Like most of us, you probably have hundreds if not thousands of photos from past travel adventures sitting in a folder somewhere on your phone or harddrive.
One of the best ways to get more enjoyment out of all these photos is to get them off your devices and printed in a personalised travel photobook that can be displayed on your bookshelf or coffee table at home.
If you’d like to create a travel photobook of your own, you can take advantage of the exclusive discount Bob Books is offering ETG customers.
Not sure where to start? We’ve lined up some of our favourite tips for designing a travel photobook below, from getting the layout right to adding text and matching the colours.
One: Get organised
The first and often most time-consuming part of creating a photobook is to sort through all your photos and choose the best ones. Start by deleting photos that are duplicates or just aren’t up to scratch, whether they’re blurry or overexposed.
Next, create a separate folder and copy your favourite travel images into it. Look for photos that tell a story and think about the order you’d like to include them in. Although it’s not strictly necessary, chronological order often works well for travel photobooks.
Two: Pick a theme
Choosing a theme for your travel photobook will make it easier to narrow down the sort of images you’d like to include. For instance, do you want your photobook to tell the story of a specific trip you took? Or maybe you’d like to highlight something else such as a specific geographic region, cityscapes, historical architecture or street food. Alternatively, you could compile photos from all the trips you took throughout the year and create a travel yearbook.
3. Choose your design software
Once you’ve worked out your theme and chosen the images, it’s time to choose your design software. Adobe InDesign gives you full creative control over your book’s design and can be used with the PDF to Book creation method. On the other hand, if you’d like a little more help or don’t have much time to devote to the project, the Bob Designer software or Bob Books app have a range of templates, backgrounds and themes you can use to speed up the process.
4. Plan the layout
Think about how you’d like to present your travel images. Double page spreads can be beautiful, especially in a layflat photobook, but including some pages with multiple images side by side can make your book more interesting to flip through. You will want to keep your layout cohesive throughout, so it can help to decide on a couple of page layouts ahead of time and then use these same ones throughout the book.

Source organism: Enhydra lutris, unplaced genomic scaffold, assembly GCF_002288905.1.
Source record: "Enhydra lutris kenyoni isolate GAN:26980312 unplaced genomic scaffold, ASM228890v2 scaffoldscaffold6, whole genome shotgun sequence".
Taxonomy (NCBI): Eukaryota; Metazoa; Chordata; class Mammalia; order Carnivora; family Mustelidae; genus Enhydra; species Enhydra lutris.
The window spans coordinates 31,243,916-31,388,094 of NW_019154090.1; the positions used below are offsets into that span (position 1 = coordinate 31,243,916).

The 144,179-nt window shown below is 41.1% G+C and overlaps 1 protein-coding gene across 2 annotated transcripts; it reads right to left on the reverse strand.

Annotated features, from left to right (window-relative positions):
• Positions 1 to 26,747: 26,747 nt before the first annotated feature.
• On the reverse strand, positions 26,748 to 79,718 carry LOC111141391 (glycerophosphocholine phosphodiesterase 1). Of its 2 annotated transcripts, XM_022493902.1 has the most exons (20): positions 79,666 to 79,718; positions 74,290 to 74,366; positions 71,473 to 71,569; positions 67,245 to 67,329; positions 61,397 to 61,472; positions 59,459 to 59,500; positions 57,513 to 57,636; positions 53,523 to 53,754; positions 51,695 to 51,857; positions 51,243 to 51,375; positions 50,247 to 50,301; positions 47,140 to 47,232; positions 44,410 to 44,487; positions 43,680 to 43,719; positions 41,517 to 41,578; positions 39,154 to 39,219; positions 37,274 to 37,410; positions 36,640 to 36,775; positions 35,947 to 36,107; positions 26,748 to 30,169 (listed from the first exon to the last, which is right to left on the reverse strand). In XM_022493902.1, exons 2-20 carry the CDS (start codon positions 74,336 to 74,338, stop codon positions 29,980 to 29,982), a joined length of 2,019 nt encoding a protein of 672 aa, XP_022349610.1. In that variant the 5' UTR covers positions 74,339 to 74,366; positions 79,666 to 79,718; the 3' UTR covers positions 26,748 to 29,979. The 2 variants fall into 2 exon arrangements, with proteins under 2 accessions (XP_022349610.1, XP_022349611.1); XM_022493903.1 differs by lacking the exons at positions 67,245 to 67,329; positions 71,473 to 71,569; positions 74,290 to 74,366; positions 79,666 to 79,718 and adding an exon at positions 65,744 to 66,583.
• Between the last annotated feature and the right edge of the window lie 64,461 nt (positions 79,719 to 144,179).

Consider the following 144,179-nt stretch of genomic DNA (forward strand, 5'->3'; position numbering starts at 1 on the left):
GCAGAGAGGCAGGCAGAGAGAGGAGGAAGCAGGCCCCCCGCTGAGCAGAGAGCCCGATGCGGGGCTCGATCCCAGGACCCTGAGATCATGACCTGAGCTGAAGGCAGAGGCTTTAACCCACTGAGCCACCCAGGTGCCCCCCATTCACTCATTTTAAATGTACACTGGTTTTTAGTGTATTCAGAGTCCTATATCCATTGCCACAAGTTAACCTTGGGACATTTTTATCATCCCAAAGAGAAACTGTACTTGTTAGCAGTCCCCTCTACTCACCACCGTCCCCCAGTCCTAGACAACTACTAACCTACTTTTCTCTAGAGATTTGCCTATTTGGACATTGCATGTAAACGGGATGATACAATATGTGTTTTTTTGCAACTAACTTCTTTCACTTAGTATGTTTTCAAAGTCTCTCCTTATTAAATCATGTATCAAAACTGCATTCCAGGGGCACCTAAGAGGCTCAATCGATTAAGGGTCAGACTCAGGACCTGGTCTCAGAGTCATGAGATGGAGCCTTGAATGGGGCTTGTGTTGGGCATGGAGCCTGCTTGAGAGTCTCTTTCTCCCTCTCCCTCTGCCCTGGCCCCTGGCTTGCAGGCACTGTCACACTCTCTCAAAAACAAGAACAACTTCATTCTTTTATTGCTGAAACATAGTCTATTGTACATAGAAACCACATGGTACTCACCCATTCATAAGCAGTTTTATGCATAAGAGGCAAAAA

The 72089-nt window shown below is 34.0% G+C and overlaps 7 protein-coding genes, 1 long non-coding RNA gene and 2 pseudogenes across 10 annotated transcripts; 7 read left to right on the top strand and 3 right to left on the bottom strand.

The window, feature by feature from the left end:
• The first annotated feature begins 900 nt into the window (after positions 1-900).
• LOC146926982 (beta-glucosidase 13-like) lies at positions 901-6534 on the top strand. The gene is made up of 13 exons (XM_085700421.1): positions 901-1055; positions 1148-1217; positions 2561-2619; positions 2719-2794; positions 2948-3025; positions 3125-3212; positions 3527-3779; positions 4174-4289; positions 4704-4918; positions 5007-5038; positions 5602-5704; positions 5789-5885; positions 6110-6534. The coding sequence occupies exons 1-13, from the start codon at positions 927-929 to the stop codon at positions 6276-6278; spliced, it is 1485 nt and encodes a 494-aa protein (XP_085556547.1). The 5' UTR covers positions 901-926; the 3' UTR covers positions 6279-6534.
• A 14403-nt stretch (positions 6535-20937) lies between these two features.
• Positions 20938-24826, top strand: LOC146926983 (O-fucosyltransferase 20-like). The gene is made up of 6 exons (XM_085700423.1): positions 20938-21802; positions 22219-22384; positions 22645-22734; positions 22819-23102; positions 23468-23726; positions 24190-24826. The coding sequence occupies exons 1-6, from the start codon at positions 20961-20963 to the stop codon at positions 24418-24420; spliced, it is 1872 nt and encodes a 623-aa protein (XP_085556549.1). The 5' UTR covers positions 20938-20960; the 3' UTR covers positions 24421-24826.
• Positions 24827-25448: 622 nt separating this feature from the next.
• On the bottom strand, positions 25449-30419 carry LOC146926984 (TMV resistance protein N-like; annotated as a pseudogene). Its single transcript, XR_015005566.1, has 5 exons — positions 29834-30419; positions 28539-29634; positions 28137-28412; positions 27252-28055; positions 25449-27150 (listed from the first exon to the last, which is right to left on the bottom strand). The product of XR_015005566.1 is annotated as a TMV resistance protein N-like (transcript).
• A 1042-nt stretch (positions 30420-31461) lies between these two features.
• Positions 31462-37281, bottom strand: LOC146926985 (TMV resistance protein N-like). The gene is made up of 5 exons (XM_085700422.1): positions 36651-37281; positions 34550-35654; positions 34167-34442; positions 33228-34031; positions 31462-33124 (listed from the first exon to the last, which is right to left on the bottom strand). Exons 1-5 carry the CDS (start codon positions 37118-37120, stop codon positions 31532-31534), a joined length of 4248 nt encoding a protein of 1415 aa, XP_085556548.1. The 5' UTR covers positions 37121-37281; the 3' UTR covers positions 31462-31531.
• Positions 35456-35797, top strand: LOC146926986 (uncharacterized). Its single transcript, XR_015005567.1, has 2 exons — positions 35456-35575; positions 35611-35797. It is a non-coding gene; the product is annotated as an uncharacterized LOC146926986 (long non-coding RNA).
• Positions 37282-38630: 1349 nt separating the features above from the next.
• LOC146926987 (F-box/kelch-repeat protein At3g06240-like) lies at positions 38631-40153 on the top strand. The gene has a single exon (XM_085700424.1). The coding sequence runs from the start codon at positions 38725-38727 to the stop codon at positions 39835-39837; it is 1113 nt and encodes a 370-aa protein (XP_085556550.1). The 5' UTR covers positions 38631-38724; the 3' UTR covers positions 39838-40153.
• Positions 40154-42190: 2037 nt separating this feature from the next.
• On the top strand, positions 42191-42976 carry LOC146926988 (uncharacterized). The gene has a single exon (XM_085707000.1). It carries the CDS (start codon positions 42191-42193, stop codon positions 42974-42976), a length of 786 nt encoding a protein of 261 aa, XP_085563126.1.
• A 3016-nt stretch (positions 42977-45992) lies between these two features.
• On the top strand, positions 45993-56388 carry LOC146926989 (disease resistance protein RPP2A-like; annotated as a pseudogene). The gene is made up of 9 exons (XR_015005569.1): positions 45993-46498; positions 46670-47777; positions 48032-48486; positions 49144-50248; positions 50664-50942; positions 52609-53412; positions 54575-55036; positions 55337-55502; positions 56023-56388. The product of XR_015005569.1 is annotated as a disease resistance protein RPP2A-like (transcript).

5. Add some context
Although adding captions and text is optional, it can be useful to add some context and information as these details may fade from your memory over time. For instance, where was the photo taken? Maybe there’s a funny story you’d like to include or an interesting fact you learned about the subject of the photo. If you do decide to include text in your travel photobook, remember to use the same font throughout the book to preserve uniformity.
6. Less is more
Including multiple photos side by side can make your photobook more interesting to flip through, but it’s best to avoid crowding too many photos on one page or placing them too close together. In order to create maximum impact, make sure each photo has plenty of space to breathe.
7. Pay attention to the colour palette
Another thing that can make a big difference is maintaining consistency in your colour palette. Ideally, your page background will remain the same colour throughout the photobook, but you can even think about matching certain photos according to their colour tones. For instance, photos with lots of blue tones from the ocean or sky can be grouped together, and the same goes for photos taken in similar lighting conditions, such as sunrise or nighttime.
8. Devote time to the cover
Your travel book’s cover will be the first thing anyone sees, so think about how you can make it stand out with an eye-catching photo and title. In general, photos that are more minimalist tend to work well for the cover, and it’s a good idea to leave some white space in order to showcase the book’s title and your chosen image. Look for images that relate to your journey in some way, whether it’s a photo showing the open road or even a map of the area you visited.
9. Include memorabilia
A travel photobook can hold more than just photographs. If you have travel memorabilia such as ticket stubs, boarding passes, pressed flowers or even packaging from a novel snack you enjoyed, it could make an excellent addition to your photobook. You could opt to leave a few blank pages when designing your photobook and then physically paste the memorabilia in once the book arrives. Alternatively, you could scan everything ahead of time and save each item as a JPEG file so it can be included in your photobook’s layout.
10. Mix it up
Keep your travel photobook interesting by including a range of different images, from posed group shots and selfies to spontaneous photos of the activities you enjoyed, such as cycling, hiking or boat rides. You can also include images that show off the scenery or city you visited, whether from unique landmarks and street signs to nature and wildlife photos, as well as the food you enjoyed or some of the local people you had a chance to interact with.
Ready to get started on a photobook project? Why not take advantage of the exclusive discount Bob Books is offering ETG customers to print a travel photobook of your own?